Cover Story

The House That Love Built: Steph Johnson and Rob Thorsen

Rob Thorsen and Steph Johnson. Photo by Michael Oletta.

Steph and Rob’s joyful wedding day at Bread & Salt. Photo by Natalie Schrik.

Steph and Rob, playing in the living room. Photo by Michael Oletta.

Rob with his students.

Steph leads the Voices of Our City Choir in a live performance at the airport. Photo by Michele Zousmer.

Steph Johnson points out the filigree around the front door. The framing is ornate but not ostentatious, revealing the Queen Anne heritage of the house. “The house was built in the 1800s,” she says. Next on the house tour is the guest room, with a beautiful view of the mountains.

The home that Johnson shares with her husband and music partner, Rob Thorsen, has retained a great deal of its bygone grandeur. The place has a funky, San Francisco-type vibe. Lots of artwork fill the walls, along with posters from old music festivals and concerts. Outside, the exterior is painted in several warm autumn colors. Succulents crowd around statuary and stepping stones in the front yard, and a Buddha stands at the foot of the house’s front steps. Off in the distance a rooster crows again and again.

In the front parlor the carpeting is brand new. The piling is springy and crowds between my toes. Gregory Porter is on the stereo system. It sounds really good; then I notice the Marantz amplifier driving the sound. Framing the upright piano in the living room are an upright bass on the right and an electric bass with an amplifier on the left. “It’s from 1962,” Thorsen says about the electric bass. “I’m not the original owner. That would have made me three years old at the time. I got it in 1978 or ’79 when I was in San Francisco.”

As the couple point out other bits of architecture and artwork around their home, they share how their music and lives came together. They both point to the poster for an Jazz 88.3 music festival, where they met. “It was on 9/10/11!” they both chime in at the same time.

“Steph was with her band, and I heard her perform. I was impressed with her funky soul,” says Thorsen. The two met in one of the venue’s green rooms during the festival.

Johnson says, “Later he saw me playing on TV, and he sent me a note on Facebook.” The two decided to get together and play some tunes. “I’d never played with an upright bass before. Immediately, I loved it. We got together and so what do musicians play when they first get together? A B flat blues! So we started just jamming with that. So then I said, ‘Let me show you a new song of mine.’ Both of us got lost in playing. After an hour it was obvious that we had a strong musical connection.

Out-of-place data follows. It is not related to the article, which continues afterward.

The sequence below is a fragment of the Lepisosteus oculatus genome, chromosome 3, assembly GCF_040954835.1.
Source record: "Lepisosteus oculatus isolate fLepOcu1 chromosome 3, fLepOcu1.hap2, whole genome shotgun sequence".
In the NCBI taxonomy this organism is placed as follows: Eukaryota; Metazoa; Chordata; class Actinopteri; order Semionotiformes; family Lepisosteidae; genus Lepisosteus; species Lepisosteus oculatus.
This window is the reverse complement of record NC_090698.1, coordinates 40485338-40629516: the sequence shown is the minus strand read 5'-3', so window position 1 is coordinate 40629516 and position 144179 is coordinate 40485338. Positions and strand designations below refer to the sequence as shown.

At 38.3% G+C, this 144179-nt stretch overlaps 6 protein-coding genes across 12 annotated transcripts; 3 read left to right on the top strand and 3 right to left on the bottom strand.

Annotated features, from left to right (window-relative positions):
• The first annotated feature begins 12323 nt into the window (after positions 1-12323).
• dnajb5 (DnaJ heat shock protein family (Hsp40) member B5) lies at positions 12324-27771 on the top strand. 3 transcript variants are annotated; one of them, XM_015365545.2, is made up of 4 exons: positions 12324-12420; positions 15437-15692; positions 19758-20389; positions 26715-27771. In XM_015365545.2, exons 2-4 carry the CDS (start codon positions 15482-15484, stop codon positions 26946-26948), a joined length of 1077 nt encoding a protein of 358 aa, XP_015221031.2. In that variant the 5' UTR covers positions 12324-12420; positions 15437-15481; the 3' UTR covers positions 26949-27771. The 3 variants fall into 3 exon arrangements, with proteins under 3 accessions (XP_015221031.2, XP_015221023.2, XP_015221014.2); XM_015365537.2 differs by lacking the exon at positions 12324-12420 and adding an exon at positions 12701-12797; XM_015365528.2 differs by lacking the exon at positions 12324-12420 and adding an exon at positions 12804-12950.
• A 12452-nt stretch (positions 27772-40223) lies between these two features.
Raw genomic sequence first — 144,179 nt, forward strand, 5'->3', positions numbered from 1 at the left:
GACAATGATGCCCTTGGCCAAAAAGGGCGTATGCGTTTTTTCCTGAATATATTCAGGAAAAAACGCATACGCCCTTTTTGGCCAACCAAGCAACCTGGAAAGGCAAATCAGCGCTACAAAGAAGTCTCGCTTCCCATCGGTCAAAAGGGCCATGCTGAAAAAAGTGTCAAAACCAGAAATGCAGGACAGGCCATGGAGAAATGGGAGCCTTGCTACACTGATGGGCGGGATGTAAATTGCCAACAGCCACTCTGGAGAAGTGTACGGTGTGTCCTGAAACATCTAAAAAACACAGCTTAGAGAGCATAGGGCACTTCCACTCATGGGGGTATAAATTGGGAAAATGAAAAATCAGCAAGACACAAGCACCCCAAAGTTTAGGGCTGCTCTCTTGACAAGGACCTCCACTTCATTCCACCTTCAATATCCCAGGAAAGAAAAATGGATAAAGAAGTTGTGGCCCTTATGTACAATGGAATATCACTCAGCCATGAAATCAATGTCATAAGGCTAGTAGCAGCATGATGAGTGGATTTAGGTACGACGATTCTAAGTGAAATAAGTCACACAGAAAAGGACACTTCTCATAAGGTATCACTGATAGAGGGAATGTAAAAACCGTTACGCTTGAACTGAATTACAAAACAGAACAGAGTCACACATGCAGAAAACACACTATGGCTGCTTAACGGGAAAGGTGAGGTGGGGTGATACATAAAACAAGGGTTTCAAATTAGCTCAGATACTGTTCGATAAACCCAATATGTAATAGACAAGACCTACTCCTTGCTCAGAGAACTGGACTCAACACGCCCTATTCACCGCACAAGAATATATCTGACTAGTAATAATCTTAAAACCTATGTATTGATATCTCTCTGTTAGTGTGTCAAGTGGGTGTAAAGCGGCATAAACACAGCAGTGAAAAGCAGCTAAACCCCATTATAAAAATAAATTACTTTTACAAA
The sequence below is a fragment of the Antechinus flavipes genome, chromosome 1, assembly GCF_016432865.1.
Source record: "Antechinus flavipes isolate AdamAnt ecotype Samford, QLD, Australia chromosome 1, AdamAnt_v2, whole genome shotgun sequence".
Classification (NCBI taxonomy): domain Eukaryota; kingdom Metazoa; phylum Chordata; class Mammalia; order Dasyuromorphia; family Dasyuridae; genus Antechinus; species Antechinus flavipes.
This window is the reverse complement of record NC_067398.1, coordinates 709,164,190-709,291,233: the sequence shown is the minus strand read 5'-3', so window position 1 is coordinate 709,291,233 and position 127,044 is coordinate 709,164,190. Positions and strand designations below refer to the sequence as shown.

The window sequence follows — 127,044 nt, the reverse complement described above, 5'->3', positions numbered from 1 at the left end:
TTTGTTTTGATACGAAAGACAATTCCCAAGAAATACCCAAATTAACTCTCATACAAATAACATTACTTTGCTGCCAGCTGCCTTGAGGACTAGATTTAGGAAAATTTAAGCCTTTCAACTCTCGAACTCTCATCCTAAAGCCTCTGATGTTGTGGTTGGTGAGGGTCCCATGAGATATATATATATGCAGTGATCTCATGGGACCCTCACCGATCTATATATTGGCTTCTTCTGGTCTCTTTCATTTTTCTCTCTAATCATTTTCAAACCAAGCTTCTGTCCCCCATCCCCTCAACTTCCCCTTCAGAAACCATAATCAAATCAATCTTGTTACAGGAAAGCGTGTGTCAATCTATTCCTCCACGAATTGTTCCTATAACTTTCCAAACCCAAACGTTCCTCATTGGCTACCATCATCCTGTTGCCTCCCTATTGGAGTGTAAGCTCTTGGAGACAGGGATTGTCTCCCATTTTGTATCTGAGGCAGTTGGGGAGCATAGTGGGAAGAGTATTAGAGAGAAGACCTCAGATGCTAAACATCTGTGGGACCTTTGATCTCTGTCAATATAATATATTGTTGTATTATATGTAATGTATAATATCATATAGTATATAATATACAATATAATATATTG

“It’s really wonderful to play with someone where they are doing something different than what you are doing,” says Johnson. “I’d been playing with bands where everybody is doing the same thing. The same riffs, the same lines. Pop and blues can be like that. I had just recently worked with Peter Sprague, but I was too intimidated to really take advantage of the situation.”

Their first performance together was later that year for a Christmas concert that they booked as a trio. Richard Sellers joined the two on drums. As her jazz chops were still being refined, Johnson had her misgivings, but the event turned into a success. Thorsen says, “I thought that I was experiencing something quite groundbreaking, to see the development of Steph’s singing and playing. We had a nice chemistry, a unique sound.”

Thorsen and Johnson perform together almost all the time now. When Johnson books a gig, the bass player is Thorsen, unless he has a previous commitment. The two have toured, mostly in the Southwest, with dates in Utah, California, and New Mexico.

Both Thorsen and Johnson enjoy the support that comes from being in a relationship with a fellow musician. Johnson says, “For a musician it is necessary to be in a relationship where the other person understands that the music comes first. Sometimes a spouse doesn’t like it when they find out that music is ‘the other woman.’”

Thorsen says that having a life partner as a musical partner gives him the freedom to be creative and work on his music. “You can let things flow. We might be in the same room with each other, but neither of us will impede the other from what we’re working on. As a musician you live for your creative life.”

Steph Johnson
Johnson has been singing since she was a child, belting out her accompaniment to the soul records that her mother played. She sang big and just assumed that everybody sang big like Aretha Franklin. Whenever she tried out to be in the choir in elementary or middle school, however, she was made an example of how NOT to sing.

She experienced other discouragements, notably a classically trained voice teacher who claimed that Johnson had a lot of work ahead of her if she wanted to be a singer. But at the age of 21, she encountered a singing instructor who was not only encouraging, but was almost incredulous as well that Johnson was not already singing professionally. Just as the ugly duckling is the one to grow to be a beautiful swan, Steph Johnson is the former school choir reject to be making her mark as a singer.